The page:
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Making Timezone Conversions Easily Accessible for Online Events

When you hold a seminar or conference online, you make it available to the world — and even if you were compelled to take it online by COVID-19, you ought to take advantage of that fact. That means attracting people from many timezones, not just the timezone the organizers happen to be located in. Yet even many professional events, fail to make this easy — expecting people to be able to do the mental math to calculate the difference from EST to PST to GMT and beyond.

With RSVPMaker’s Show in my timezone button, the computer can do the math for them. Recent enhancements allow you to use it in a broader variety of situations.

Timezone conversion animation
This event is advertised in U.S. Eastern time, but viewers can see the entire schedule translated into their own local timezone.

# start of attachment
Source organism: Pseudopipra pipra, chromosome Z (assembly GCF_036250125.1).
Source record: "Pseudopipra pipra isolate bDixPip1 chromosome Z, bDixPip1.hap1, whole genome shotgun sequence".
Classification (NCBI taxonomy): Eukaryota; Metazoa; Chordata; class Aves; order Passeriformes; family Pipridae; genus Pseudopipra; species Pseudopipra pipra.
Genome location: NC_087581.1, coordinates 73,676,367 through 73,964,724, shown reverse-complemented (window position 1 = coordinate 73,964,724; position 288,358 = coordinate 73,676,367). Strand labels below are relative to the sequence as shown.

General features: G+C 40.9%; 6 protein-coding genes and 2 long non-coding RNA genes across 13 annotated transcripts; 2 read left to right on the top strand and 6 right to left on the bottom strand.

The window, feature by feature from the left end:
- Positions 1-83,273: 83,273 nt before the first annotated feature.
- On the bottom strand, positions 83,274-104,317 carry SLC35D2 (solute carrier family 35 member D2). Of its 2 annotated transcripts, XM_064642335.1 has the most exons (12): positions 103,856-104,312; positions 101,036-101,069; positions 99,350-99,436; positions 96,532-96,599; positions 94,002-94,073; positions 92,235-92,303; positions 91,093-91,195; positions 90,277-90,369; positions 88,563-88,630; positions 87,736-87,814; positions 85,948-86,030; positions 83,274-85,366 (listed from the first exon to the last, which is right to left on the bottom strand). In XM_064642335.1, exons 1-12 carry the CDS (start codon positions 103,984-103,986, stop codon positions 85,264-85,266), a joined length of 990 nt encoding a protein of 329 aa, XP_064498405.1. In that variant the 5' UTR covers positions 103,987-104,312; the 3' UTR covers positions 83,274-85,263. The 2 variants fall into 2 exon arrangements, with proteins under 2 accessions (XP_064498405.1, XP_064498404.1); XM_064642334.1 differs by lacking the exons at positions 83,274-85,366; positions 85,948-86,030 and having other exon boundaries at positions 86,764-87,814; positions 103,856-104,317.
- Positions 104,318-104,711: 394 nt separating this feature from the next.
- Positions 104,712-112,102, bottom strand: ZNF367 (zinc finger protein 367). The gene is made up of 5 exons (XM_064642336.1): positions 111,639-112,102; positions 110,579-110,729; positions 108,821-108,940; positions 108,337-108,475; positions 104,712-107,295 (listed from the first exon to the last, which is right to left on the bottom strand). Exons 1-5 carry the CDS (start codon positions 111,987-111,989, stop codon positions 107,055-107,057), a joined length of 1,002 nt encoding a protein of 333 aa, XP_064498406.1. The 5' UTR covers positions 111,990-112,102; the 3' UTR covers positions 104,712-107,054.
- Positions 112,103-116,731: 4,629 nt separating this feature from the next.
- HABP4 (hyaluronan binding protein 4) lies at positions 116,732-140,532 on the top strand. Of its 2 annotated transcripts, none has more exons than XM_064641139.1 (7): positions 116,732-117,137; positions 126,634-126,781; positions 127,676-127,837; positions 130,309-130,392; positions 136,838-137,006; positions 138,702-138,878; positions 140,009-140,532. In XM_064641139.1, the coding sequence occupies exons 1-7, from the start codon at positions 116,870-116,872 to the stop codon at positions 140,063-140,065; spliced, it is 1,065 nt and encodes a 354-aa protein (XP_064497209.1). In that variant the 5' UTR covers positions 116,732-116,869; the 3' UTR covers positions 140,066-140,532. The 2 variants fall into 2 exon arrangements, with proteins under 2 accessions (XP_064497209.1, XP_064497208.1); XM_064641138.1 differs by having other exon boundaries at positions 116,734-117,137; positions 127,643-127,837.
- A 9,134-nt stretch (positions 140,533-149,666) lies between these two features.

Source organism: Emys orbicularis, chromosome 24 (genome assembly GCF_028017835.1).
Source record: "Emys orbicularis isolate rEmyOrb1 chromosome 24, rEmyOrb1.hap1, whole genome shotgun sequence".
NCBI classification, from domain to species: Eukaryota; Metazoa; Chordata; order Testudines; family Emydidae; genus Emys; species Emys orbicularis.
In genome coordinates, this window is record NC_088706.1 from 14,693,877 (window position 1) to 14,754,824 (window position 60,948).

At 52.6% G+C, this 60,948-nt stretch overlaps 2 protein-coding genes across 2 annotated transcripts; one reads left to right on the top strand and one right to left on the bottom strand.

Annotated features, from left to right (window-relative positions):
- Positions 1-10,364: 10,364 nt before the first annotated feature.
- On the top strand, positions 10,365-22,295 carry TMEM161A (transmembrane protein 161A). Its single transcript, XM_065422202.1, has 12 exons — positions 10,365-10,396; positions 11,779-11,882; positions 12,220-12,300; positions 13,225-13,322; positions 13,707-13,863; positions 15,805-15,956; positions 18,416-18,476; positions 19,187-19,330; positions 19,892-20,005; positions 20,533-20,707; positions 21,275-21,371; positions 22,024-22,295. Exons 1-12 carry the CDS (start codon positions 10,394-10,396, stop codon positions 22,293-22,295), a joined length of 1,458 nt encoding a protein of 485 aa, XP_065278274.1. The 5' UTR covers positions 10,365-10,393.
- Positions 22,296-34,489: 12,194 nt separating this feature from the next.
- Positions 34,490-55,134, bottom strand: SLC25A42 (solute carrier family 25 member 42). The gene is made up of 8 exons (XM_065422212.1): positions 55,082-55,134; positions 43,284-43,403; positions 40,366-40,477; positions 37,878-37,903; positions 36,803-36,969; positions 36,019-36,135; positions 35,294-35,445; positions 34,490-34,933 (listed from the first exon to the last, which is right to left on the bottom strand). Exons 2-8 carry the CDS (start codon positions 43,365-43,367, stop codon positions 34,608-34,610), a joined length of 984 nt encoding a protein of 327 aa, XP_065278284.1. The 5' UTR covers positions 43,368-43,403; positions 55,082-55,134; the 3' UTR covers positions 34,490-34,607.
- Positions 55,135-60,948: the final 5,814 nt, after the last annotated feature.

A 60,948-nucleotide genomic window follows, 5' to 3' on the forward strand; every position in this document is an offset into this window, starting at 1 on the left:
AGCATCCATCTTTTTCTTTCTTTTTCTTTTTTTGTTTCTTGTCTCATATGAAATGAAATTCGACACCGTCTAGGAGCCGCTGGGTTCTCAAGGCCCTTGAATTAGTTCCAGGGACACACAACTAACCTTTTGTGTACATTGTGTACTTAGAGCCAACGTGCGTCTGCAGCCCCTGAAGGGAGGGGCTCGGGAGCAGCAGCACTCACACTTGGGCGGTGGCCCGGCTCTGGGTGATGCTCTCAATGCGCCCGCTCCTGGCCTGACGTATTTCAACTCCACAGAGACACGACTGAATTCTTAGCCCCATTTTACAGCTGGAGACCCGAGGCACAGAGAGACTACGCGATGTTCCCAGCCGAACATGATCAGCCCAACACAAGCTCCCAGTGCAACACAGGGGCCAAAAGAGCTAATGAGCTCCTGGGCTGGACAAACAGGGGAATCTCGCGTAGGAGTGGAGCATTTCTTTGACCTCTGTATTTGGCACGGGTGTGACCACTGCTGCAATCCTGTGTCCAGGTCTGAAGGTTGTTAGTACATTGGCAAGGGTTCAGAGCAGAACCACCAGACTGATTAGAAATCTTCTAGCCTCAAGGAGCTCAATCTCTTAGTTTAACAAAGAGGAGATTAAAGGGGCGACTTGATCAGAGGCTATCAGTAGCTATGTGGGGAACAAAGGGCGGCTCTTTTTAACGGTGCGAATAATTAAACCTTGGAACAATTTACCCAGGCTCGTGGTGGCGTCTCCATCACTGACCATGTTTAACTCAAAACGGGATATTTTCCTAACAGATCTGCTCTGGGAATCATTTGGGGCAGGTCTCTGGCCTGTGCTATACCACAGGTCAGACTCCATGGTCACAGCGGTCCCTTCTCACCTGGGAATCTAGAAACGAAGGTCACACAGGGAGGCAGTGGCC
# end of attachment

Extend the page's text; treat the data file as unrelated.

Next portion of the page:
The example here is from VTM CON on Dec. 5, 2020, a conference for speakers and leaders I’m helping publicize. I was a founder of Online Presenters Toastmasters, one of the sponsors, which has been using the Show in my timezone button on its event notices for years, but in this case we wanted to show the entire schedule of events for the conference in a table. The times for EST, PST, and UTC were entered by hand, but we wanted to make the listing equally accessible to people in other timezones.

You can see it live and register for the event. If you attend, be sure to say hello.

For the VTM CON example, I’ve added the CSS class tz-table2 to the an HTML table created with the WordPress block editor. This tells my script the data to be converted is in the second column of the table. The available classes are tz-table1, tz-table2, and tz-table3 for the first second and third columns of a table.